The newly-elected MP requested a meeting with regional director Liz Meek to discuss how the Government’s ideas for a “Big Society” could help devolve greater responsibility for budgets to local people, bringing decision-making powers to the levels of local and parish councils.

    Mr. Stewart says he is using his position as an elected Member of Parliament to energetically promote community-led projects in his constituency such as the Upper Eden Community Plan and the Lyvennet Valley Community Plan, which will be the focus of a ministerial visit to Crosby Ravensworth on Thursday by Nick Hurd, minister for civil society.

    Liz Meek, who has been regional director since 2008 and whose career has focused on urban policy and regeneration, said: “This was the start of a dialogue about how we can make the ‘Big Society’ idea come alive for the people of Cumbria. It is something which has real potential for rural communities and working closely with local representatives is part of making that happen.”

  2. I am very pleased to have found this blog (via the Big Society blog). I live in a rural village in the New Forest and we have to rely on our Parish Council to represent us in all manner of local government issues. My own experience of the 37 PC’s within the New Forest National Park is that they often lack a mechanism for collating the views and needs of their parishoners when it comes to broader issues – my own (limited) ‘research’ shows that PC’s have little or no members of the public attending their meetings. Those few who do, are there only to either uphold or object to a neighbours planning application.

    There needs to be much reform within the PC’s I have dealt with over the past 2 years – I cannot comment on others elsewhere. They find it difficult to fill vacancies, and so some councillors feel it necessary to continue another 2 or so years, just to ensure numbers are kept up. It is very difficult to get “new young blood” into these councils and so it goes round in circles.

    There are many ways that the PC’s can bring themselves into the 21st century but that takes time and effort. The voluntary sector can only do so much! Sometimes you need to take a step back to see where changes can be made or communications improved. Some PC’s even have meetings to decide what they will have on the Agenda of another meeting! They put cumbersome tiers of committees in place and so everything takes far too long to come to a conclusion. They write their own standing orders alongside their statutory responsibilities and these really need to be looked at on a regular basis.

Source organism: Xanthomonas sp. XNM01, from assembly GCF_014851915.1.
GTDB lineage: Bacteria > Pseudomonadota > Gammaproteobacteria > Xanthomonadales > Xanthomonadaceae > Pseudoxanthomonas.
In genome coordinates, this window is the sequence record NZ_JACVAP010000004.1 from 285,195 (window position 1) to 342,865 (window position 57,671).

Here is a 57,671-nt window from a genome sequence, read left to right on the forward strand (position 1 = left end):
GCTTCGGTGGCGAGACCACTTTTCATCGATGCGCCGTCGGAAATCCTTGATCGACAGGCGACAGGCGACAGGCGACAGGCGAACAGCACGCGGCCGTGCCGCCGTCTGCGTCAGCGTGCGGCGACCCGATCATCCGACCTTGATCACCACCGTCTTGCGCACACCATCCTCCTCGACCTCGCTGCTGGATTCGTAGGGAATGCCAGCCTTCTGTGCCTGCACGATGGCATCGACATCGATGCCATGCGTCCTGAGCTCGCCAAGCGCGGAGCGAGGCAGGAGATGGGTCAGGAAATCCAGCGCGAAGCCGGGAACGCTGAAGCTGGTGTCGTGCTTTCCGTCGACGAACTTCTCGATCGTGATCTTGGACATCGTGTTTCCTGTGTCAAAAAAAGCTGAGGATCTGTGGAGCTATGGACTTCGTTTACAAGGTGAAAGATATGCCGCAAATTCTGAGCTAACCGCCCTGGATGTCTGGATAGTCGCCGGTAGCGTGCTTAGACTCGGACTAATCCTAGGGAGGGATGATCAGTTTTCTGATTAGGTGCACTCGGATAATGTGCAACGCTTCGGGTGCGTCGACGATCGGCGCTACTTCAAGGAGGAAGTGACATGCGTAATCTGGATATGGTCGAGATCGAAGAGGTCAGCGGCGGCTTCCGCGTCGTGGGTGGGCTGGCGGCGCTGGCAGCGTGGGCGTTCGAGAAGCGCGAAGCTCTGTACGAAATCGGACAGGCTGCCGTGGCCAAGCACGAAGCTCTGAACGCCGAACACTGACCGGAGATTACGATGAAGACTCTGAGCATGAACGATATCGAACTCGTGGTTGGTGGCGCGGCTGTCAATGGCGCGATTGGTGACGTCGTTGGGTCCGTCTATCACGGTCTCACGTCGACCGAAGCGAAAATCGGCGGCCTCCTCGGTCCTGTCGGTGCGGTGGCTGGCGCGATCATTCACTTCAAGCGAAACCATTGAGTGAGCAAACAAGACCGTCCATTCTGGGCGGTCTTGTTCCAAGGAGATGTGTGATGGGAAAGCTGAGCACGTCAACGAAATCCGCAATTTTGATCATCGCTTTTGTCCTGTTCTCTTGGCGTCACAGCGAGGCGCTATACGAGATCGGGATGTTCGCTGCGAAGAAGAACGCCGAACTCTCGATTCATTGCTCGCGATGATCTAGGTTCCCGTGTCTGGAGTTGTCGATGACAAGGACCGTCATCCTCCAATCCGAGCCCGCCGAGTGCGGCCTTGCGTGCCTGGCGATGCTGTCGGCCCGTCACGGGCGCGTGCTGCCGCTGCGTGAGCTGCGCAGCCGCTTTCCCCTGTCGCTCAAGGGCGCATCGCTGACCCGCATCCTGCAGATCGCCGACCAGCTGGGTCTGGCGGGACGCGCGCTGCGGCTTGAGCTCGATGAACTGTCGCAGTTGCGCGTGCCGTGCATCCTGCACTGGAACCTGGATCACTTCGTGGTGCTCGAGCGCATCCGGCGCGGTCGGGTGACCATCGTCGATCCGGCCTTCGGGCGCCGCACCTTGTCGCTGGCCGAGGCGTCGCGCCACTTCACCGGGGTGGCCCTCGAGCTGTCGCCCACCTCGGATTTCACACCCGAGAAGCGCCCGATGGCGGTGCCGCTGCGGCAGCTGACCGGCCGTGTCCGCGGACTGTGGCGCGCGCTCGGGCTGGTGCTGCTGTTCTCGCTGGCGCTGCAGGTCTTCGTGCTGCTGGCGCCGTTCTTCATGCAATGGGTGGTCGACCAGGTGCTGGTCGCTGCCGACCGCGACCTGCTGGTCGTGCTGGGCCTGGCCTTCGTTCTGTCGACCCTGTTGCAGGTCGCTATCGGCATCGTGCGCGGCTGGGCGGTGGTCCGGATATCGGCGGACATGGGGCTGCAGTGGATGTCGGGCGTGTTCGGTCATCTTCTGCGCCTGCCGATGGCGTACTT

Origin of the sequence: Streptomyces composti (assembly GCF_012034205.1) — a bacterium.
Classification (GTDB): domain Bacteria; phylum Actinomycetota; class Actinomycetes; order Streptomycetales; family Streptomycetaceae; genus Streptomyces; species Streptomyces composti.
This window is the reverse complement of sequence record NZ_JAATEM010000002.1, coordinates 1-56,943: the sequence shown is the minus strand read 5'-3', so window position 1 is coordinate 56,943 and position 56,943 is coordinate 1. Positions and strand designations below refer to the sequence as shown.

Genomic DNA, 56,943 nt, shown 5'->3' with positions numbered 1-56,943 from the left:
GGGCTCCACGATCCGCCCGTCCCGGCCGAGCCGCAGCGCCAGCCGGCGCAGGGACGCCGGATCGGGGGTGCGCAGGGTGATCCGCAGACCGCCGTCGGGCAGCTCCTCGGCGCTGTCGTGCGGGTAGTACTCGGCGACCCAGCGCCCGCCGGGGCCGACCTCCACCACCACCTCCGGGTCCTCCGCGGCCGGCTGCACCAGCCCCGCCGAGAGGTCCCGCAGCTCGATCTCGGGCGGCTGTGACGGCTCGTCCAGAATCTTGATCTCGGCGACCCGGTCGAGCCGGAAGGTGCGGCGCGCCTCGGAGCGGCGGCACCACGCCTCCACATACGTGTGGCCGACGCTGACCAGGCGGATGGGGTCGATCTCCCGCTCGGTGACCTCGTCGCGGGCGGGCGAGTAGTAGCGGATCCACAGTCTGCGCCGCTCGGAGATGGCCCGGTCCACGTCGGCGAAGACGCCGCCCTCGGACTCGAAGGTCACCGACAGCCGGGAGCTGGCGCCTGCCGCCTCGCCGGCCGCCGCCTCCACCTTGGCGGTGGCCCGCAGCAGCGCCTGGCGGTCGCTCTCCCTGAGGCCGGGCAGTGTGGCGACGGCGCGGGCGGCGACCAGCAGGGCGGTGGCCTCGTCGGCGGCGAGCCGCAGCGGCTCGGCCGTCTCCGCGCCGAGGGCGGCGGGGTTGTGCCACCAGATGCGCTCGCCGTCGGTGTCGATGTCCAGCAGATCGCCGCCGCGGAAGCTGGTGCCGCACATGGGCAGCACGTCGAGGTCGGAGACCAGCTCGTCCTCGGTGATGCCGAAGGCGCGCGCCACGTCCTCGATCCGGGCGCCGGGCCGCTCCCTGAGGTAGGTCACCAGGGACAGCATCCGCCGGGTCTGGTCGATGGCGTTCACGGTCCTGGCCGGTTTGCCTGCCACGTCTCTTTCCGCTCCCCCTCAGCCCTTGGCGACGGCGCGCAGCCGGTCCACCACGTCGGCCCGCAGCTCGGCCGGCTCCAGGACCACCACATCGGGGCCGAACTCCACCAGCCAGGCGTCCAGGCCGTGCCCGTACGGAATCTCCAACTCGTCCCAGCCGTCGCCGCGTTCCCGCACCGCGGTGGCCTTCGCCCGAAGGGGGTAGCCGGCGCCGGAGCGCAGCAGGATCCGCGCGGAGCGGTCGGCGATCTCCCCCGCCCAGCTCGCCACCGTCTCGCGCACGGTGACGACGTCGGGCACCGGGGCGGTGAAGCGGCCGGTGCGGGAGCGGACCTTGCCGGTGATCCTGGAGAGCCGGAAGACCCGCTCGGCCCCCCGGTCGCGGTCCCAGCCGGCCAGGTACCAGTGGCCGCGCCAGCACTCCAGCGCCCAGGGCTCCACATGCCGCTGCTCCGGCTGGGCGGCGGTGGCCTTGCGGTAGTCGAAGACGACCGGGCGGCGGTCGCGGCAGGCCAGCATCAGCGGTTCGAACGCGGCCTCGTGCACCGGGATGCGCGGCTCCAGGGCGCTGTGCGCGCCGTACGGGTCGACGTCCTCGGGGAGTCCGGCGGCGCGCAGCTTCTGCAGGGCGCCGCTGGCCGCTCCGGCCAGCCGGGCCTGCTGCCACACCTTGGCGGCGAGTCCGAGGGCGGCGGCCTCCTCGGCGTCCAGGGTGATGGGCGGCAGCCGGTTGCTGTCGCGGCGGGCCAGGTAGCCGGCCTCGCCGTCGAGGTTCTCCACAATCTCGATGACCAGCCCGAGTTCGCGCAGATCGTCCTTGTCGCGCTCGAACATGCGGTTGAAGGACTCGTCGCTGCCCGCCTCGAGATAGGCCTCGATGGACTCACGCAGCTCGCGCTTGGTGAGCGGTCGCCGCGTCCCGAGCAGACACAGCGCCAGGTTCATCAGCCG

I am particularly worried that the upcoming “Review of National Parks Governance Arrangements” will rely heavily on these 37 PC’s to represent the residents’ views when they have no mechanism to involve them except by a notice on the Parish Notice Board, and word-of-mouth.

    Can anyone reassure me that, in their current format, our 37 PC’s are the best chance we have of being represented?

  3. Justin, I too have only just found your interesting thoughts via the Big Society blog. I think your points re parish and town councils are important. If anything, I think that they highlight the overlap between civil and civic society – and that too often we think that the two are oppositional when they are one and the same.

    Its a couple of years old now, but my colleague did some case study work on parish councils and their relationship with vol and community organisations that is still relevant to the discussion. Its at

  4. Sorry, not sure why the ref didnt work but it’s here:

    Some points included:
    The report A Broader Parish examines the relationships between
    parish councils, VCOs and the individuals involved in their
    activities. The research focussed on three projects in rural Devon
    and highlighted the particular dynamics of the relationships
    between parish councils and other community groups in the
    area. The report demonstrates that:
    • Most people are attracted to short-term action based roles
    rather than sustained participation in neighbourhood
    governance structures.
    • Both parish councils and VCOs contribute to community
    governance and at different times take on a community
    leadership role. There can often be a blurring of boundaries
    between their respective roles.
    • The relationships between parish councils and VCOs vary over
    time as circumstances change. However they can have a lot to
    offer one another as partners especially when trying to
    influence other tiers of governance.
    • By undertaking activities and also by advocating on behalf
    of their community, together parish councils and VCOs can
    improve the lives of residents.